BAGHDAD: Iran has made the first move in attempts to gain an edge in nuclear talks with the US and other world powers. It agreed in principle to allow UN inspectors to restart probes into a military site suspected of harbouring tests related to atomic weapons.
The tentative accord—announced Tuesday as envoys headed to the Iraqi capital for negotiations—is likely to be used by Iran as added leverage to seek concessions from the West on sanctions. But US officials have shown no willingness to shift into bargaining mode so quickly, setting the stage for possible tense moments after talks set for Wednesday resume in Baghdad's fortified Green Zone.
Still, Iran's move raises the pressure on the West for some reciprocal gestures to keep dialogue on track and further highlights Tehran's apparent aims of opening a long give-and-take process over its nuclear ambitions.
A major breakthrough in the impasse was not expected in Baghdad, with officials and experts saying both sides will seek to demonstrate enough progress to keep the process moving forward.
That could cool down worries in international markets over possible military action, but reinforce the suspicions of Israeli leaders who claim Iran seeks only to buy time to keep up its production of nuclear fuel.
Iran's envoys, meanwhile, promoted the Baghdad round as an opportunity to set aside past obstacles.
''That is the basis for the beginning of a new cooperation,'' said Saeed Jalili, the top Iranian nuclear negotiator, who arrived in Baghdad late Monday.
''We hope that the talks in Baghdad will be a kind of dialogue that will give shape to such cooperation.''
Iran's ambassador to Iraq, Hasan Danaeifar, said the Baghdad talks could be historic.
''Should the talks set a start for a serious, constructive settlement of the issues, it could be a historic meeting for all sides,'' the official IRNA news agency quoted him as saying.
A senior Western diplomat in Baghdad said sanctions on Iran's oil exports, set to take effect July 1, likely pushed Tehran to the bargaining table.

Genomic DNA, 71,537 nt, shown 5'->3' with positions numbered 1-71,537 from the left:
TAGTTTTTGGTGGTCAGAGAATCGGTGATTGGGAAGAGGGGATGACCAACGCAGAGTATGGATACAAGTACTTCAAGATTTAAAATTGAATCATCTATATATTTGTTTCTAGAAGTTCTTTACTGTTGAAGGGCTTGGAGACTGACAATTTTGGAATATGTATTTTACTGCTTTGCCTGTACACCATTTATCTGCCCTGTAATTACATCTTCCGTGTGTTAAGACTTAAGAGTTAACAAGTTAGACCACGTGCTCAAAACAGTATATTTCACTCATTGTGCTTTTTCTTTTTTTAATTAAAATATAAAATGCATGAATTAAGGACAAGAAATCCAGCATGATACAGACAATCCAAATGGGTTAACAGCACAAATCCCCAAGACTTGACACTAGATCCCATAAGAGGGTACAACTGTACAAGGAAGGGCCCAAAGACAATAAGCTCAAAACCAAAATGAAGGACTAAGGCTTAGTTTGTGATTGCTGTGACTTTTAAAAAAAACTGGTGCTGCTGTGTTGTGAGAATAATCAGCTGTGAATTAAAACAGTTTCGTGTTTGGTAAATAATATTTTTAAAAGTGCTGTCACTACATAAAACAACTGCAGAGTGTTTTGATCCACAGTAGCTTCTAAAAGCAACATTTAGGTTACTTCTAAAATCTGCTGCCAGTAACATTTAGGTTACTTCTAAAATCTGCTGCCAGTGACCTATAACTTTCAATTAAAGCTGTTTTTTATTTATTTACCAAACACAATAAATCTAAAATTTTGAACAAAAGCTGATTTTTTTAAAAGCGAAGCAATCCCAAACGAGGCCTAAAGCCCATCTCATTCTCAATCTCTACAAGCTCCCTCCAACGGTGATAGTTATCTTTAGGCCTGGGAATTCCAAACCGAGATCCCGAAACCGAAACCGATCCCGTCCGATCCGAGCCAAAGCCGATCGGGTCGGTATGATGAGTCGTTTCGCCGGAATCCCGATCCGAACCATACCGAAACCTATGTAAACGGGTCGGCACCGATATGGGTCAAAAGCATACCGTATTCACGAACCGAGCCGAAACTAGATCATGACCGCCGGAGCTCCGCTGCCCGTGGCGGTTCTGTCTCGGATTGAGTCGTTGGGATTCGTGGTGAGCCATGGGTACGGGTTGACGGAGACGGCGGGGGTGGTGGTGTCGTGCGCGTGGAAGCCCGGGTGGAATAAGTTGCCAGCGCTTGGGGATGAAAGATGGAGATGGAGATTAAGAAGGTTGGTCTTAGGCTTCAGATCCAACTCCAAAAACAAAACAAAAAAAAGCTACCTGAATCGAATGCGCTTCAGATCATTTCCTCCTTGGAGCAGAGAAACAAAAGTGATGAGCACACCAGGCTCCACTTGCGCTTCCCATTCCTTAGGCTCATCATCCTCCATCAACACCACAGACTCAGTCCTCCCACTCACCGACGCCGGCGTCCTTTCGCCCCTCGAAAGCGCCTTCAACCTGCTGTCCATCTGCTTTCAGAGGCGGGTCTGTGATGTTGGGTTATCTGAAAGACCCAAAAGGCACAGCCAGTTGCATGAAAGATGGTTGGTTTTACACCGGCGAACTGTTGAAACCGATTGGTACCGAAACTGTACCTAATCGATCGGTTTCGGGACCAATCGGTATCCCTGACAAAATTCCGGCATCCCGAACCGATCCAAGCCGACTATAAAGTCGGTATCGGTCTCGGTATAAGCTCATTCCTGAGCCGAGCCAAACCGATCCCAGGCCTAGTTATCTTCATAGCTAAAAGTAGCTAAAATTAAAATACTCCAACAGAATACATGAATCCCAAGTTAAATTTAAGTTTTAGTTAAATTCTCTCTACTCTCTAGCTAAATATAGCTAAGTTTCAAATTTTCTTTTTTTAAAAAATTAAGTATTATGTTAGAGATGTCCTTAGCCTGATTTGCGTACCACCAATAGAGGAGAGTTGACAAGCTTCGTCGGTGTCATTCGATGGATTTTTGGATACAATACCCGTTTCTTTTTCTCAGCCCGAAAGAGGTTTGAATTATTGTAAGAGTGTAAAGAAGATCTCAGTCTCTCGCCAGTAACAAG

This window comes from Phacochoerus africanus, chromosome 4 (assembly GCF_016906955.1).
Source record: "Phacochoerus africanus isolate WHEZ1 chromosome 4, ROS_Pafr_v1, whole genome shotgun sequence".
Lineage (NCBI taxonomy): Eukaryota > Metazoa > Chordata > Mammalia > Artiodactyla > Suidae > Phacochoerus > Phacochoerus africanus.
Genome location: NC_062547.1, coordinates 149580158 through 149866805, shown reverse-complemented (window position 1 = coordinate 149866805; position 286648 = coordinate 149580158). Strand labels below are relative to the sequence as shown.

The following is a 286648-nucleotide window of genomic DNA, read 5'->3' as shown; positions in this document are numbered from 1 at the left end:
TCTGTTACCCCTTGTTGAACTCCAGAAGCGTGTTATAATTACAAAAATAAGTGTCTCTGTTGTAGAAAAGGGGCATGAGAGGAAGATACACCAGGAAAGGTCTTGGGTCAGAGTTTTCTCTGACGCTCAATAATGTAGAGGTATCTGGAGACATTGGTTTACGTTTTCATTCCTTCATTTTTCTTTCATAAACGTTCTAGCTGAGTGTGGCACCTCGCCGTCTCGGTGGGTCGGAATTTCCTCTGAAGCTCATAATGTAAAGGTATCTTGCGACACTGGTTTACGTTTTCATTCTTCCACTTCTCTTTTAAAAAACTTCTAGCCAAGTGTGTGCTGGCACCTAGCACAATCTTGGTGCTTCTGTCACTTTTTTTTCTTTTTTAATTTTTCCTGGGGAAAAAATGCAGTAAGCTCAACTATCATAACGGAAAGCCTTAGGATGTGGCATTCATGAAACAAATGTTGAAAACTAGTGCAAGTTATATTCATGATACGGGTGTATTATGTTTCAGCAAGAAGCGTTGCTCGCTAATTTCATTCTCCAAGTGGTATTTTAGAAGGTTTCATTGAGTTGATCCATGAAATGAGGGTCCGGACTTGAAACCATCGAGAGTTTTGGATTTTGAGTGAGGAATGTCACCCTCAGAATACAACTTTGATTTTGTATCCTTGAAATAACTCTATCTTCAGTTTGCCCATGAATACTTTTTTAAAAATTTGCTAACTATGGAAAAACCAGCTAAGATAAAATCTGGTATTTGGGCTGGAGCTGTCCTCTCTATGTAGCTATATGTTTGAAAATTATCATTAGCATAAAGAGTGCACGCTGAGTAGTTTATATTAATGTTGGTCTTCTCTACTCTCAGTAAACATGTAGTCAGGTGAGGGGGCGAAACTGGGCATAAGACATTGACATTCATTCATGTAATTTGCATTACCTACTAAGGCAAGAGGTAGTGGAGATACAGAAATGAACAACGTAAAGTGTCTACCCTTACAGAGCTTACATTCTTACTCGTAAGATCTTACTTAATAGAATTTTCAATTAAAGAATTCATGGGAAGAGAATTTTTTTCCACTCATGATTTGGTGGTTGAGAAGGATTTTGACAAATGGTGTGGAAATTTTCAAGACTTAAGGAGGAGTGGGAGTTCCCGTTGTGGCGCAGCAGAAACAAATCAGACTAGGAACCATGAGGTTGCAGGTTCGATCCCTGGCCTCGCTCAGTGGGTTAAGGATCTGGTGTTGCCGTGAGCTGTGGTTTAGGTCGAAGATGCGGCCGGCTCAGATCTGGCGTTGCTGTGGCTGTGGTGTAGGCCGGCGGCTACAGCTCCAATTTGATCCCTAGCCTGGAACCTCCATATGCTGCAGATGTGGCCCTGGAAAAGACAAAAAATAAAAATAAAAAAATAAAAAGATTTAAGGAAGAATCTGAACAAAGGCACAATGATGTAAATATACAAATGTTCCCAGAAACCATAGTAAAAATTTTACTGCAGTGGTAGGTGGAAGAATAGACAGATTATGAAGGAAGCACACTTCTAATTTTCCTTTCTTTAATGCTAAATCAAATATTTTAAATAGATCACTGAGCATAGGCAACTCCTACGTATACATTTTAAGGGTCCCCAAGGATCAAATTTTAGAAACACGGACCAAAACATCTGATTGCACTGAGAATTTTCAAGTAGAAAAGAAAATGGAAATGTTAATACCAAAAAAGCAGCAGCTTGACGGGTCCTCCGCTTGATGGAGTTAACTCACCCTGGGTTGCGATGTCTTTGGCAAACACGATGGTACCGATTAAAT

''I don't think the Iranians are coming to these talks because they suddenly changed their minds about anything. They are coming to these talks because sanctions are beginning to bite,'' the diplomat said in an interview this week with The Associated Press. He spoke on condition of anonymity to discuss the negotiations candidly.
In Iranian terms, that means offering some possible accommodations—such as opening to greater UN inspections—but sticking to its right to enrich uranium as a signatory of UN nuclear treaties. The Baghdad talks, involving the five permanent UN Security Council members plus Germany, could offer a test of how much the UN and allies are willing to bend from demands for Iran to halt to all enrichment and instead concentrate on just stopping the highest-grade production.
The West and others fear the 20 per cent-level enrichment can be turned quickly into weapons-grade of over 90 per cent.
Iran has repeatedly denied it seeks nuclear arms and says its reactors are only for power and medical research.
On Tuesday, the official Islamic Republic News Agency reported that Iranian scientists had inserted a domestically made fuel rod, which contains pellets of 20 per cent enriched uranium, into the core of a research nuclear reactor in Tehran.
The advance would be another step in achieving proficiency in the entire nuclear fuel cycle. Iran said in January that it had produced the first nuclear fuel rod, and that it had to find a way to make them because Western sanctions prohibit their purchase from foreign markets.
Western claims about a clandestine atomic weapons program have often cited Iran's Parchin military facility, where the UN's International Atomic Energy Agency believes Iran in 2003 ran explosive tests needed to set off a nuclear charge. Iran describes Parchin as a conventional military site.